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Fortunately, science has a pretty strong handle on how light scatters or is absorbed since labs can test all these models. I assume the extensive no. of papers greatly improves all the spectral tweaking.

The greater problem is the spectral extinctions due to our atmosphere. It is militia-dimensional since altitude and particle counts alone greatly effect the spectrums. It’s why a white Sun is often considered to be yellow. 😀

The term is in air mass numbers. AM0, for instance, is the air mass directly above. At very low altitudes, an AM40 is possible. This isn’t linear but exponential.

Particle counts are noted each night at observatories, I think. From ~ 7,000 ft. elev., I once looked through a 8” reflector at a ~G2 star and it appeared to have a yellow tint. I was stunned. But particle counts even at high observatories can be very high. I would enjoy a paper about this.

iPhone
 

rod

Oct 22, 2019
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This post shows an observer and I both viewed the same asteroid (4 Vesta) last night using 10 x 50 binoculars and the same two stars nearby the asteroid in Leo based upon their sky position or angular separation. The issue in this thread is the ISM could be doing something strange like we cannot know the stars true distances from Earth, the stars sizes, surface gravity, or surface temperature because the ISM introduces errors. Without specific example(s) (like using the two stars mentioned in this observation post), not much to go on in this thread concerning what type of error(s) we should be aware of in astronomy.
 
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Feb 3, 2020
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Thank you, Rod.

I appreciate the time you spent answering.

As you mentioned in post #30, there is not a lot to go on. I, of course, don't know what errors to consider.

The second question in post #1 gets to the crux of it. Allow me to restate.

How might electromagnetic radiation be affected by ISM as it makes its way to our observation posts?

As you are well aware the "light" we study has travelled incredible distances through space to make it to our instrumentation. I've been told space is not empty. It seems somewhat plausible to me that the radiation might pass through something along the way with which it interacts, possibly modifying it in some way.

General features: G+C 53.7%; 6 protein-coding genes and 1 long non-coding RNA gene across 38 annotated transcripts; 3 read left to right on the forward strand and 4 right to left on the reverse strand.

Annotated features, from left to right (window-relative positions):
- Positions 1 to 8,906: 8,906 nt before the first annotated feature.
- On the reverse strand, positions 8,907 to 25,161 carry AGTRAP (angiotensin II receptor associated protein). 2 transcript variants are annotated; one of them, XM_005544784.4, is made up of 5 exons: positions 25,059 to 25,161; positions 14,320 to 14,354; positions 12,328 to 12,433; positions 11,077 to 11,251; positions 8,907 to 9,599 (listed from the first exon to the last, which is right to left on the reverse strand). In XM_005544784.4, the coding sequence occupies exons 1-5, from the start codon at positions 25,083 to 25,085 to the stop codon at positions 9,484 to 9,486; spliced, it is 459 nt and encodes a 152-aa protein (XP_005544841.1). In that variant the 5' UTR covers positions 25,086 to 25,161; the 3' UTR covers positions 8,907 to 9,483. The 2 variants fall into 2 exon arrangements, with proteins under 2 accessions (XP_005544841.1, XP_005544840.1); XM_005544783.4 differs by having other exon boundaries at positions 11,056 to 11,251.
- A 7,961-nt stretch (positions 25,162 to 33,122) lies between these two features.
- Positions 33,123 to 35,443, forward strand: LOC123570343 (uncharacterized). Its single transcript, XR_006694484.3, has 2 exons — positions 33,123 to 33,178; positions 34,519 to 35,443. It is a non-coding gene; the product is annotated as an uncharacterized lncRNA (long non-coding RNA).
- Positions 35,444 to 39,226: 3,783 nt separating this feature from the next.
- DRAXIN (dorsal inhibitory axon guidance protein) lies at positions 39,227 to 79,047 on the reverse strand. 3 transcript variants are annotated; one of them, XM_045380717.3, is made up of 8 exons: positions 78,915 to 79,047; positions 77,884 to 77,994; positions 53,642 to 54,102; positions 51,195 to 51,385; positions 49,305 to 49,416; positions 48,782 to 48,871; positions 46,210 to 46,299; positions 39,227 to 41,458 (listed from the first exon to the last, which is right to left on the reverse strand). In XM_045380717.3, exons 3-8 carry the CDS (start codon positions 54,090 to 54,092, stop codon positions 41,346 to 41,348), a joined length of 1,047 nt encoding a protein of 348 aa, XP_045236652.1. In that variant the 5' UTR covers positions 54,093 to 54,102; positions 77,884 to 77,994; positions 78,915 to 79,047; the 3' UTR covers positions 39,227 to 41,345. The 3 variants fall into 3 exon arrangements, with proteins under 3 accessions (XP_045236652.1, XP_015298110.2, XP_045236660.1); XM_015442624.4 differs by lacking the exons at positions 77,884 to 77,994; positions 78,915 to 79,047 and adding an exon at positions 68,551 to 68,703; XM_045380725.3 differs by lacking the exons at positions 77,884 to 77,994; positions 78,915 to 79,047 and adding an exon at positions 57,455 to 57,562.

We know light is affected by the contents of our atmosphere. Might similar processes be playing out in deep space with different, unknown elements?

Based upon the limited responses to this thread, I'm guessing conventional wisdom does not consider this an issue. Thus, I'll move on to a new unsupported idea;)
 
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nterplanetary medium (See Wiki)
"Since the interplanetary medium is a plasma, or gas of ions, the interplanetary medium has the characteristics of a plasma, rather than a simple gas. For example, it carries the Sun's magnetic field with it, is highly electrically conductive (resulting in the heliospheric current sheet), forms plasma double layers where it comes into contact with a planetary magnetosphere or at the heliopause, and exhibits filamentation (such as in aurorae)."

Interstellar medium
"The interstellar medium is composed of multiple phases distinguished by whether matter is ionic, atomic, or molecular, and the temperature and density of the matter. The interstellar medium is composed, primarily, of hydrogen, followed by helium with trace amounts of carbon, oxygen, and nitrogen comparatively to hydrogen.[1] The thermal pressures of these phases are in rough equilibrium with one another. Magnetic fields and turbulent motions also provide pressure in the ISM, and are typically more important, dynamically, than the thermal pressure is."

Cat :)
 
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rod

Oct 22, 2019
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Thank you, Rod.

I appreciate the time you spent answering.

As you mentioned in post #30, there is not a lot to go on. I, of course, don't know what errors to consider.

The second question in post #1 gets to the crux of it. Allow me to restate.

How might electromagnetic radiation be affected by ISM as it makes its way to our observation posts?

As you are well aware the "light" we study has travelled incredible distances through space to make it to our instrumentation. I've been told space is not empty. It seems somewhat plausible to me that the radiation might pass through something along the way with which it interacts, possibly modifying it in some way.

We know light is affected by the contents of our atmosphere. Might similar processes be playing out in deep space with different, unknown elements?

Based upon the limited responses to this thread, I'm guessing conventional wisdom does not consider this an issue. Thus, I'll move on to a new unsupported idea;)
KC Strom, you may find this report interesting. ISM dust can cause starlight to be absorbed and reddened. https://astronomy.com/news/2011/10/vista-finds-new-globular-star-clusters-and-sees-right-through-the-heart-of-the-milky-way